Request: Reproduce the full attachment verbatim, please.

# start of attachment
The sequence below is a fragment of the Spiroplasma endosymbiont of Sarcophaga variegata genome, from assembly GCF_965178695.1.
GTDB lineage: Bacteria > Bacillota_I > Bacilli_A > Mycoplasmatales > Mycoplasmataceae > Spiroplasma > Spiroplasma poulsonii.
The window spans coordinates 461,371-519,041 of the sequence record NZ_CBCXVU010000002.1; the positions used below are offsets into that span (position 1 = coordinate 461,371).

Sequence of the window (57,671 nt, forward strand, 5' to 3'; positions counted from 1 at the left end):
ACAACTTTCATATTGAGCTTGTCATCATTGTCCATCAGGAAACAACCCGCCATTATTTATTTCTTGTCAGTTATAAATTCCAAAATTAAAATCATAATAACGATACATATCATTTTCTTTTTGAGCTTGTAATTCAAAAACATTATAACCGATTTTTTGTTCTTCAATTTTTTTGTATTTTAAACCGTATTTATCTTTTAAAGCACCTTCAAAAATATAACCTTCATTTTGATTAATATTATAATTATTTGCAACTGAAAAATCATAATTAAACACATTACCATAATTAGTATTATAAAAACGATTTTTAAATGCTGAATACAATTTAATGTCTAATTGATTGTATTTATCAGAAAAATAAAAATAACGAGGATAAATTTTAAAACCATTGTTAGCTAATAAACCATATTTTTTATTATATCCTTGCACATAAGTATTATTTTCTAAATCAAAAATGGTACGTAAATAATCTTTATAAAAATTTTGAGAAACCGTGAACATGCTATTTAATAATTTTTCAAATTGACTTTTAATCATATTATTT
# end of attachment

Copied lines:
The sequence below is a fragment of the Spiroplasma endosymbiont of Sarcophaga variegata genome, from assembly GCF_965178695.1.
GTDB lineage: Bacteria > Bacillota_I > Bacilli_A > Mycoplasmatales > Mycoplasmataceae > Spiroplasma > Spiroplasma poulsonii.
The window spans coordinates 461,371-519,041 of the sequence record NZ_CBCXVU010000002.1; the positions used below are offsets into that span (position 1 = coordinate 461,371).

Sequence of the window (57,671 nt, forward strand, 5' to 3'; positions counted from 1 at the left end):
ACAACTTTCATATTGAGCTTGTCATCATTGTCCATCAGGAAACAACCCGCCATTATTTATTTCTTGTCAGTTATAAATTCCAAAATTAAAATCATAATAACGATACATATCATTTTCTTTTTGAGCTTGTAATTCAAAAACATTATAACCGATTTTTTGTTCTTCAATTTTTTTGTATTTTAAACCGTATTTATCTTTTAAAGCACCTTCAAAAATATAACCTTCATTTTGATTAATATTATAATTATTTGCAACTGAAAAATCATAATTAAACACATTACCATAATTAGTATTATAAAAACGATTTTTAAATGCTGAATACAATTTAATGTCTAATTGATTGTATTTATCAGAAAAATAAAAATAACGAGGATAAATTTTAAAACCATTGTTAGCTAATAAACCATATTTTTTATTATATCCTTGCACATAAGTATTATTTTCTAAATCAAAAATGGTACGTAAATAATCTTTATAAAAATTTTGAGAAACCGTGAACATGCTATTTAATAATTTTTCAAATTGACTTTTAATCATATTATTT